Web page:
For quite a while now I have been interested in children’s rights and how they can support our work with children and young people. Years ago, when I first told people I was doing my doctorate about children’s rights, I was surprised by how many reacted with comments like, “What about our rights as the adults?” or, “Children today have too many rights”. Why such a reaction, I wondered? So, I started to think about what difference knowing about children’s rights would it make to us in our work with and for children? The best place to start answering these questions is to ask the children themselves, which is one of the most important rights — children have a voice and we, the adults, need to listen and, beyond that, consider what they say, which is different to doing what they want.
This was brought home to me when I worked in a multidisciplinary team on developing a children’s submission about the Vulnerable Children’s Act. We went into early childhood services, schools, visited youth justice centres, child and protection units, and youth groups up and down the country.
The overwhelming messages from children were:
- whānau and friends were really important
- that they often felt that teachers, social workers, and other professionals who work with children talked about them without talking with them.
They wanted to be asked about things that affected them, like school rules, and they hated it when people made decisions about them without asking them what they thought. The one thing that this did was undermine trust. And trusting relationships are what it is all about, especially in education.
While most children really like school, they were very vocal about what it felt like when a teacher didn’t like them. We can all relate to comments like, “It’s not fair when the whole class is blamed because of what one person did”. And, when the adults are making plans for a child, lots of children’s feelings can be summed up in the following comment: “Ask me if you want to know what I think. It’s weird, why wouldn’t they ask me?” One of the most powerful comments from a young person in care was, “Don’t just listen, do something.”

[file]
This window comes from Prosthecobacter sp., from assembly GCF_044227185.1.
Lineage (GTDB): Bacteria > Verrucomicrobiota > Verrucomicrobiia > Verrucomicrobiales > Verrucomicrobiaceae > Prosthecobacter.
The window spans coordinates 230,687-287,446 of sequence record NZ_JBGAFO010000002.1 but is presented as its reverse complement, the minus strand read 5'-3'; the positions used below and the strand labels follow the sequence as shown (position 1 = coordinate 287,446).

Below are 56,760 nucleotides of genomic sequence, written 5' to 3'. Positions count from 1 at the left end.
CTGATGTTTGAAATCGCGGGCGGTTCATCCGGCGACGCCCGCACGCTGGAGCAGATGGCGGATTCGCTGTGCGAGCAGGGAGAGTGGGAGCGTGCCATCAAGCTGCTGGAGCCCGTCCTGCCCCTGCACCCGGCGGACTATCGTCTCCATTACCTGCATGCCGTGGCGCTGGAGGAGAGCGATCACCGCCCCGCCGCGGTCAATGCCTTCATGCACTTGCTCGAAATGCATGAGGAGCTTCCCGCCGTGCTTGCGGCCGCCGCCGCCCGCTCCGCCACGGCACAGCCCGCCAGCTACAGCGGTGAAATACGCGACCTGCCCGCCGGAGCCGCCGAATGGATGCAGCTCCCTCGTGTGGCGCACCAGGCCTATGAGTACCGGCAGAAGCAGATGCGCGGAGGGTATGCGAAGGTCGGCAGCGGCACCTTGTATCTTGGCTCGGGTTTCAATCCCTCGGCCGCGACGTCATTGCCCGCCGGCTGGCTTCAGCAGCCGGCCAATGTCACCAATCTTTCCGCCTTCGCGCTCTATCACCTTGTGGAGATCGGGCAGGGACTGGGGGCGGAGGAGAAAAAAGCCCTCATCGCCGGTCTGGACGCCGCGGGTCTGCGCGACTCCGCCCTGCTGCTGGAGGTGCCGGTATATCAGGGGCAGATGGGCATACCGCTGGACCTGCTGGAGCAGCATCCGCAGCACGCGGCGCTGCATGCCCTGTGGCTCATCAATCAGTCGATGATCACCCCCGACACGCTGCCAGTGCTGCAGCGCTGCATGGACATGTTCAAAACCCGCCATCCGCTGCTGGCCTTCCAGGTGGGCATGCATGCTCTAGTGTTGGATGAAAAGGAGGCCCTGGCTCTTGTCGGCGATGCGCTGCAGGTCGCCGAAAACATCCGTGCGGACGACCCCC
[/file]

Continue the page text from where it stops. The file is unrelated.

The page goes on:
The place to start finding out about children’s rights is the Children’s Convention published by the United Nations. This is a typical UN document. The language is formal and not that easy to understand at first. Like most human rights documents, it represents a compromise of ideals between the east and the west, between the first world and third world countries. When it first came out in 1989, it quickly became the most widely signed and ratified human rights treaty. There are only two countries in the world that haven’t signed-up: Somalia, because they have not been able to form a government; and, the United States of America, because it believes granting children social, political, economic, and cultural rights would undermine their Constitution.
A Bit about the Children’s Convention
The Children’s Convention is based on four general principles that apply to all children, all the time:
- Non-discrimination — their rights to be protected from all forms of discrimination, regardless of their parents’/guardians’ race, colour, ethnic, or social origin (Article 2).
- Best interests — their right to have their best interests as the primary consideration in all actions (administrative and legislative) that affect them (Article 3).
- Their right to life, survival, and development to reach their full potential (Article 6)
- Children’s views — their right to express their views in all matters that affect them (Article 12).